Research to explore sexual activity and male dating experiences during pandemic

A new academic study will explore the experiences of men who have sex with men (MSM), during the coronavirus pandemic in the United Kingdom.

The research is a collaboration between Birmingham City University, the University of Salford, Kings College London and Newcastle University and will focus on uses of dating and hook-up apps, sexual activity and how this has changed during the pandemic as restrictions such as social distancing and lockdowns have been introduced.

Collecting data though online surveys, the study will also analyse perceptions of public health messaging and online conversational data relating to MSM dating and sexual practices during the pandemic.

“We are conducting this research with a view to helping improve policy and practice around MSM sexual wellbeing and public health messaging, to shed light on what to look for where MSM are concerned, and to provide learning about Covid-19 public health messaging that will benefit MSM and the general population,” said researcher John Mercer, Professor of Gender and Sexuality at Birmingham City University.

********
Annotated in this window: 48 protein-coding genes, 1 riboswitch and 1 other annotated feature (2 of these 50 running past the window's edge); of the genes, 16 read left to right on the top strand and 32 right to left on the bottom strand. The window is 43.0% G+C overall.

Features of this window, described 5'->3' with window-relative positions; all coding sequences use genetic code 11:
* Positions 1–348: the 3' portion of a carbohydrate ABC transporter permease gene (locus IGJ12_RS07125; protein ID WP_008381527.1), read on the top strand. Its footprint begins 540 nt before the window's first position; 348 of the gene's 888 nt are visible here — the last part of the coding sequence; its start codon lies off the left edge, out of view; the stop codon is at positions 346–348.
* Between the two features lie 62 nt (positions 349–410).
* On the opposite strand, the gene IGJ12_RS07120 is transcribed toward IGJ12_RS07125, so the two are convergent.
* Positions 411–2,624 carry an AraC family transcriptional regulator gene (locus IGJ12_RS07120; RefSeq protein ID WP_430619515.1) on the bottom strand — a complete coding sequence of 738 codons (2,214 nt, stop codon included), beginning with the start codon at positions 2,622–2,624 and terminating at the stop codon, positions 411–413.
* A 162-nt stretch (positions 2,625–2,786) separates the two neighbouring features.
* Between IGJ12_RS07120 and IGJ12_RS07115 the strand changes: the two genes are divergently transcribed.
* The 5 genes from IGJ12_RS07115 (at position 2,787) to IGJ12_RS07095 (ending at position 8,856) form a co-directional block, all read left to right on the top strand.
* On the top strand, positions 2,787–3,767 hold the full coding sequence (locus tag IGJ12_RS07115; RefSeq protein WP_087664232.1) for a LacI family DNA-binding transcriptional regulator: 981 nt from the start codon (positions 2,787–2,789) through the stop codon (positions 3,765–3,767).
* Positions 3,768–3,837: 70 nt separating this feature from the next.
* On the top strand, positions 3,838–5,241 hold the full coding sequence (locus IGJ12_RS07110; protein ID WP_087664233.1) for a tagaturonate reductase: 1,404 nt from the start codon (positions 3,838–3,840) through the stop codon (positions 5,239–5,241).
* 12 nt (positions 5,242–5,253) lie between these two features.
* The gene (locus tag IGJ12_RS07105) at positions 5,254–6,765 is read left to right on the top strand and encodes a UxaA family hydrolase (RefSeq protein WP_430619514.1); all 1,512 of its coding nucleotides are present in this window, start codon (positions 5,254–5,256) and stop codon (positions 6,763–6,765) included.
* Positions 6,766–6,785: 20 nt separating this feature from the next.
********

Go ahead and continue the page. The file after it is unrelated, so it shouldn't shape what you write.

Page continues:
Research participants will be asked questions about dating and hook-up app usage, as well as their opinion about people having sex during the pandemic.

Recent data published by dating app Tinder highlighted that online dating conversations during the pandemic were 32 per cent longer than they had been pre-pandemic and that user profiles were being updated 50 per cent more than they were before the pandemic.

“Lockdown restrictions have privileged monogamous, cohabiting partners and posed serious challenges to anyone who deviated from that norm to pursue their desired forms of sex and intimacy,” explained researcher Dr Jamie Hakim, who teaches at Kings College London.

Men who have sex with men have specific cultures of sex and intimacy that this project hopes to address.

For more information and to participate in the research, click here or search ‘MSM’ at hub.salford.ac.uk/health-and-society-research